The connection between fault-zone architecture and seismic behaviour is central to study the seismic potential of an active area. On November 23th, 1980, a Ms 6.9 earthquake struck the Irpinia area in Southern Italy. After the earthquake, several investigations produced divergent seismotectonic models based on different techniques, among others field geology observations, aftershock distribution, geodetic analysis, teleseismic observations, etc.. We re-analyzed all available data resulting from the aforementioned techniques with the aim to understand and reduce such divergence, and to achieve fuller understanding of the 1980 Irpinia sequence and to devise an accurate seismotectonic model. We used different data sets available in literature to create a tree-dimensional database using Midland Valley Software package (Move), and it is aimed in particular at integrating surface and subsurface data. The Database contains: 1) surface geological information extracted by available geological maps; 2) the seismicity from 1980 to 2011 (Italian Seismic Bulletin, INGV) and a detail on the local seismicity from 2007 to 2012 (Irpinia Seismic Network, ISNet bulletin of AMRA scarl); 3) all the seismic sections publicly available from the Videpi database and the crustal section Crop04, as well as deep well data; 4) seismogenic sources proposed by different authors. The combination of these data allowed us to constrain the orientation of the normal fault system responsible of the 1980 Irpinia events. We confirm that three different fault segments are the causative faults of the three main events recorded during the sequence, though we propose a new orientation of these structures. To test our model, we explore how these sub-events interact, cluster, propagate, and inhibit each other, through Coulomb static stress change analysis. We then show how our model capture much of the observed features of the seismicity of the area: both about the 1980 sequence and to recent (2007- 2012) background seismicity well recorded by local seismic network (ISNet). We conclude that the cross-correlation between geological and seismological data allow to model in detail seismogenic structures, and to achieve fuller understanding of seismic sequence in complex geological areas.

Three-dimensional imaging of active structures combining seismological and geological data: the 1980 Irpina earthquake (Ms 6.9)

ANGELONI, PAMELA;BONINI, LORENZO;SENO, SILVIO
2013

Abstract

The connection between fault-zone architecture and seismic behaviour is central to study the seismic potential of an active area. On November 23th, 1980, a Ms 6.9 earthquake struck the Irpinia area in Southern Italy. After the earthquake, several investigations produced divergent seismotectonic models based on different techniques, among others field geology observations, aftershock distribution, geodetic analysis, teleseismic observations, etc.. We re-analyzed all available data resulting from the aforementioned techniques with the aim to understand and reduce such divergence, and to achieve fuller understanding of the 1980 Irpinia sequence and to devise an accurate seismotectonic model. We used different data sets available in literature to create a tree-dimensional database using Midland Valley Software package (Move), and it is aimed in particular at integrating surface and subsurface data. The Database contains: 1) surface geological information extracted by available geological maps; 2) the seismicity from 1980 to 2011 (Italian Seismic Bulletin, INGV) and a detail on the local seismicity from 2007 to 2012 (Irpinia Seismic Network, ISNet bulletin of AMRA scarl); 3) all the seismic sections publicly available from the Videpi database and the crustal section Crop04, as well as deep well data; 4) seismogenic sources proposed by different authors. The combination of these data allowed us to constrain the orientation of the normal fault system responsible of the 1980 Irpinia events. We confirm that three different fault segments are the causative faults of the three main events recorded during the sequence, though we propose a new orientation of these structures. To test our model, we explore how these sub-events interact, cluster, propagate, and inhibit each other, through Coulomb static stress change analysis. We then show how our model capture much of the observed features of the seismicity of the area: both about the 1980 sequence and to recent (2007- 2012) background seismicity well recorded by local seismic network (ISNet). We conclude that the cross-correlation between geological and seismological data allow to model in detail seismogenic structures, and to achieve fuller understanding of seismic sequence in complex geological areas.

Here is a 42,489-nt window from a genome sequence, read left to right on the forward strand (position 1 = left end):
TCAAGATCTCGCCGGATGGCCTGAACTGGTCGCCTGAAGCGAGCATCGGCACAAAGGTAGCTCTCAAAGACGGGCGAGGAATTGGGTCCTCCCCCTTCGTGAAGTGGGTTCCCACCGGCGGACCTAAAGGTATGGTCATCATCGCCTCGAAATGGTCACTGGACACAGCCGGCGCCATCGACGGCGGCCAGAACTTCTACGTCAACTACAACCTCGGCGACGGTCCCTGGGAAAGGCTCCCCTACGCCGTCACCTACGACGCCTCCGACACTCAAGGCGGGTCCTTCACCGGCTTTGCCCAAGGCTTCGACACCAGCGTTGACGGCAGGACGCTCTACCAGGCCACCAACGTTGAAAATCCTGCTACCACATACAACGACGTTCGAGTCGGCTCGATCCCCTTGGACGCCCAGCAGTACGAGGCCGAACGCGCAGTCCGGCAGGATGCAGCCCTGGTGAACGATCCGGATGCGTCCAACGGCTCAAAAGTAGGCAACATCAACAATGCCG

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Utilizza questo identificativo per citare o creare un link a questo documento: https://hdl.handle.net/11571/783233
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